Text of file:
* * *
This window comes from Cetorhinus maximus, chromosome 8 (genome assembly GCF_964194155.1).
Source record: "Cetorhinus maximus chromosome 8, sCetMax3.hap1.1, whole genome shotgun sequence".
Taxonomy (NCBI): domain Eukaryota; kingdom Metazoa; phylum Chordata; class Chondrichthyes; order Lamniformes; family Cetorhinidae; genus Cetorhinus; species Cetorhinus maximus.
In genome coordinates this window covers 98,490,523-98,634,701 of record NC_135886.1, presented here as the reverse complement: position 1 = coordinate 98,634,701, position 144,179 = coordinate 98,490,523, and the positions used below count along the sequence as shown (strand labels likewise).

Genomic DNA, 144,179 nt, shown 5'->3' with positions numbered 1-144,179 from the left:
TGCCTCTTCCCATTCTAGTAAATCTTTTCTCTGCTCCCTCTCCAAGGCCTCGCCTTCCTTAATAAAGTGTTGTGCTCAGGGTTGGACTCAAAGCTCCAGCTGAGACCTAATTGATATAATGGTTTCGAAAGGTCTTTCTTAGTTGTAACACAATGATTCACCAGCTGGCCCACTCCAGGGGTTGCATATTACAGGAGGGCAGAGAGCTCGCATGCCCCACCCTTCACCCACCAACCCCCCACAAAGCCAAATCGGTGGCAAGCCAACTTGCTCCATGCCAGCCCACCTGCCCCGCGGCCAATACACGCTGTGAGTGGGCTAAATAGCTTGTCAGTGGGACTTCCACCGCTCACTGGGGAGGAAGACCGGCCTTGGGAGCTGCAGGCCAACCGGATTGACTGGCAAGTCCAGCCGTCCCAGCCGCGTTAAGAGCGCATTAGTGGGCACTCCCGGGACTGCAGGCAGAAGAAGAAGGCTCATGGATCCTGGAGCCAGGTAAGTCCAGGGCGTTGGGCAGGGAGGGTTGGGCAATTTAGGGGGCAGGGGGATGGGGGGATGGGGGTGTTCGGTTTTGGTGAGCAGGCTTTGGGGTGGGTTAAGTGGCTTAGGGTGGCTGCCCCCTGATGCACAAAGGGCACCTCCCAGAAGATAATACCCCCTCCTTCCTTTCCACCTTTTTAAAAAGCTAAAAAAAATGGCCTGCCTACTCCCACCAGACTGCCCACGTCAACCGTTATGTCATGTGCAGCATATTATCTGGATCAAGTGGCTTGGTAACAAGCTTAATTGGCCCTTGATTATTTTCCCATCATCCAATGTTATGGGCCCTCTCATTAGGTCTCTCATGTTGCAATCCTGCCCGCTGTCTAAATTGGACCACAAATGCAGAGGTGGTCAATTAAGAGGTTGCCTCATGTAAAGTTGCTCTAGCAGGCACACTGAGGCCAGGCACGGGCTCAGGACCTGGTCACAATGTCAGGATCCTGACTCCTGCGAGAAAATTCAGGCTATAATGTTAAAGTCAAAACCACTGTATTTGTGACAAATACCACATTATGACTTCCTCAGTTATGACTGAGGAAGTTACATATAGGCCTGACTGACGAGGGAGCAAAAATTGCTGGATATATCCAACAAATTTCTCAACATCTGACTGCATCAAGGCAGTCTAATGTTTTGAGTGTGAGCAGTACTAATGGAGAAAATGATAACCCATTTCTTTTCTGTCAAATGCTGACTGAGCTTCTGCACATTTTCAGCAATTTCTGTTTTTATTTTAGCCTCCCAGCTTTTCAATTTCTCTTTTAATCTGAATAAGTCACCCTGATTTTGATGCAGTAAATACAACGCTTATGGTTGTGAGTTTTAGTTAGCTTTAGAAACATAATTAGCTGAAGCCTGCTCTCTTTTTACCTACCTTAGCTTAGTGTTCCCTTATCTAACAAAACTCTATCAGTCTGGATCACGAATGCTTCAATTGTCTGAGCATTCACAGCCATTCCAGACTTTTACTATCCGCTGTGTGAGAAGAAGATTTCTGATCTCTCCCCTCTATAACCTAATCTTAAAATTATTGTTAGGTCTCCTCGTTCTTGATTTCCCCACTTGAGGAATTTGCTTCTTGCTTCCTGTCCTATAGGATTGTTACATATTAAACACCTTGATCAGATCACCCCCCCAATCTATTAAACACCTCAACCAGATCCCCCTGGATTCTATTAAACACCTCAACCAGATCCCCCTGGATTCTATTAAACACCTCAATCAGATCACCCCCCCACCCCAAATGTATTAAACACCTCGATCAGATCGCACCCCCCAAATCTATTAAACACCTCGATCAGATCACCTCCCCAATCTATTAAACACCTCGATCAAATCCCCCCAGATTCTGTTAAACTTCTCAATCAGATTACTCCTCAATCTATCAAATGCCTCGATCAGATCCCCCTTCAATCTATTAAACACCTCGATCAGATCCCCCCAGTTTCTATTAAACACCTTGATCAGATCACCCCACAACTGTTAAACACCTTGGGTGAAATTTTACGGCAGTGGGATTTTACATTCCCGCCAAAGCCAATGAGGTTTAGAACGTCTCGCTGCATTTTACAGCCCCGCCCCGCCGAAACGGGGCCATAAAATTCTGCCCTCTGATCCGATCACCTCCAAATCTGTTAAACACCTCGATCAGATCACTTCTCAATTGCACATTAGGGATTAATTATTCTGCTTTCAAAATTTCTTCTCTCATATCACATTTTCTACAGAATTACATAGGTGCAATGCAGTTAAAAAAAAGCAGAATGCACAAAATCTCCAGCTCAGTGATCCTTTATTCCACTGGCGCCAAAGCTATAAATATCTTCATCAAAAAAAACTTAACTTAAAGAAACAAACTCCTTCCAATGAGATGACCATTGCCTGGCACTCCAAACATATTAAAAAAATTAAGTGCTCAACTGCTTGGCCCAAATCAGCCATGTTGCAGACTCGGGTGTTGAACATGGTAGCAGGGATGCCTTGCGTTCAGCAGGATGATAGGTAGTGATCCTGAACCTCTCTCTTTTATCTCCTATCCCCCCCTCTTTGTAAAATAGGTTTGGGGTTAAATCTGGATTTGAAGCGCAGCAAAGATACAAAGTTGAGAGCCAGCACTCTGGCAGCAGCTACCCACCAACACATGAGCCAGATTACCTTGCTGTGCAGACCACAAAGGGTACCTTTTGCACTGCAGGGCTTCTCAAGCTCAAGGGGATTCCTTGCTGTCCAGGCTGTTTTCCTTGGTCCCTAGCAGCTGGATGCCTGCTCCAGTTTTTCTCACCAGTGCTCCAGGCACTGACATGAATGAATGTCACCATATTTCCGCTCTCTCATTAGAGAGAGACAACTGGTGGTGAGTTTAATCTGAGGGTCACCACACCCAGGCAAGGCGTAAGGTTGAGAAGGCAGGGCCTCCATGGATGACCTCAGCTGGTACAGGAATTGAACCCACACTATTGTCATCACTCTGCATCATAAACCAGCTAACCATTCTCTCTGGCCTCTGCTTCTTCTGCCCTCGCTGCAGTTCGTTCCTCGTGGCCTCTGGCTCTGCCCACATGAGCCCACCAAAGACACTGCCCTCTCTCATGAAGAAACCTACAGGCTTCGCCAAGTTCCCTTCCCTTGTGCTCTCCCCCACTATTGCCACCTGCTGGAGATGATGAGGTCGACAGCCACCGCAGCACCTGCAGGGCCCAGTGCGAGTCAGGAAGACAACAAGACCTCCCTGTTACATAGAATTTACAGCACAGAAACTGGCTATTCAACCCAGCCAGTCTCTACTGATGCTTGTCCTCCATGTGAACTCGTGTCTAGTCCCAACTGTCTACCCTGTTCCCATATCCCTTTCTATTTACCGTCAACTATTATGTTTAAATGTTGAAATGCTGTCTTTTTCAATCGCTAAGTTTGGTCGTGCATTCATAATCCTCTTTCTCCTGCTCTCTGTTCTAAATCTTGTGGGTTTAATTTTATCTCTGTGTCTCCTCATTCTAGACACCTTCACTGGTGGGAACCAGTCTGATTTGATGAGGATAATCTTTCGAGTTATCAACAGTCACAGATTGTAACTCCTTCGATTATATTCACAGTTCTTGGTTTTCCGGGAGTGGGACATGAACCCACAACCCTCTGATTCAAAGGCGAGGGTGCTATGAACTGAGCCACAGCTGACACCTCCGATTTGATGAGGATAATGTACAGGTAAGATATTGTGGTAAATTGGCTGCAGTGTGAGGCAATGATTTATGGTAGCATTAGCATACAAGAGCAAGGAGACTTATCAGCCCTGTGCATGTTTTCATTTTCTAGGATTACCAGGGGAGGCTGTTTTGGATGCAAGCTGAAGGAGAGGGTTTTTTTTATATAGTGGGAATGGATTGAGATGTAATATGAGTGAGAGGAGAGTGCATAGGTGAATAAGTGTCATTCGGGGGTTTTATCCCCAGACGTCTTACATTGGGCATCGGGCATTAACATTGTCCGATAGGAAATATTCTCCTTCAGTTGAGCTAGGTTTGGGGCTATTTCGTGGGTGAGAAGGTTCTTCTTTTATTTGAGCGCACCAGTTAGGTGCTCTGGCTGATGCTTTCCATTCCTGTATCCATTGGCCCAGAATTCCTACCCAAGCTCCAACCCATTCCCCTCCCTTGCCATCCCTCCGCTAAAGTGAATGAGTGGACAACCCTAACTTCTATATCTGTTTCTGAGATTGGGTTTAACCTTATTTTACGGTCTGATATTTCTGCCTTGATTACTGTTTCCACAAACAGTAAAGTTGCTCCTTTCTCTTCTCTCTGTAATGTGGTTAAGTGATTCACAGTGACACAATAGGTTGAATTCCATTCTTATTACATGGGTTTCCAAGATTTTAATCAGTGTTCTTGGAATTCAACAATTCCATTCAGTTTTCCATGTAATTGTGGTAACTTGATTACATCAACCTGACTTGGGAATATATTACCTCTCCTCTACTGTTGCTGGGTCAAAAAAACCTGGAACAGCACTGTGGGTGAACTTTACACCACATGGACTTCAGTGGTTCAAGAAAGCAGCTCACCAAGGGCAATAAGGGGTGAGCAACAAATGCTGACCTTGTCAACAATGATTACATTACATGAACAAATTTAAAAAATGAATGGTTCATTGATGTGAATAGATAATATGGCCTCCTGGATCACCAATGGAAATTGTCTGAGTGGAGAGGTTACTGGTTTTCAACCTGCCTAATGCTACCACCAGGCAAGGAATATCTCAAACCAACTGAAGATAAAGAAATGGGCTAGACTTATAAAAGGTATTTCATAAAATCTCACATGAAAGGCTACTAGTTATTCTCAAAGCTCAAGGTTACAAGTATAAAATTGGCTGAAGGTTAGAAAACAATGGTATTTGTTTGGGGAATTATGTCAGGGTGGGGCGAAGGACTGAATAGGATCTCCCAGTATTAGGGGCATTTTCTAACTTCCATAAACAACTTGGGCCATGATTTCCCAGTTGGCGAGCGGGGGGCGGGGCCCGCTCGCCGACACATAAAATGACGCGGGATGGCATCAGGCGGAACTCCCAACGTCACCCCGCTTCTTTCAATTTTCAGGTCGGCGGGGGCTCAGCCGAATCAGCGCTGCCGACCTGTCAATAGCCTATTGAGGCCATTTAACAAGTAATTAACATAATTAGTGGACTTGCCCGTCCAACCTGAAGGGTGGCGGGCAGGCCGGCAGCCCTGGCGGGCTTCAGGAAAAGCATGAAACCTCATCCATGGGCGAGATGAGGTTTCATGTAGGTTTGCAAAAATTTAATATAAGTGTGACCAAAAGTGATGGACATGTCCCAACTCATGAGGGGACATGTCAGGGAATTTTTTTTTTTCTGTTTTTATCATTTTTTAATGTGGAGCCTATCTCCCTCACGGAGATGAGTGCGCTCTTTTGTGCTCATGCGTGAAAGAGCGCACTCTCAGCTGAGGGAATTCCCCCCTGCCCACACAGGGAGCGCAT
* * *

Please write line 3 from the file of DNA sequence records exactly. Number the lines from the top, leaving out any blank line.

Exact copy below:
Taxonomy (NCBI): domain Eukaryota; kingdom Metazoa; phylum Chordata; class Chondrichthyes; order Lamniformes; family Cetorhinidae; genus Cetorhinus; species Cetorhinus maximus.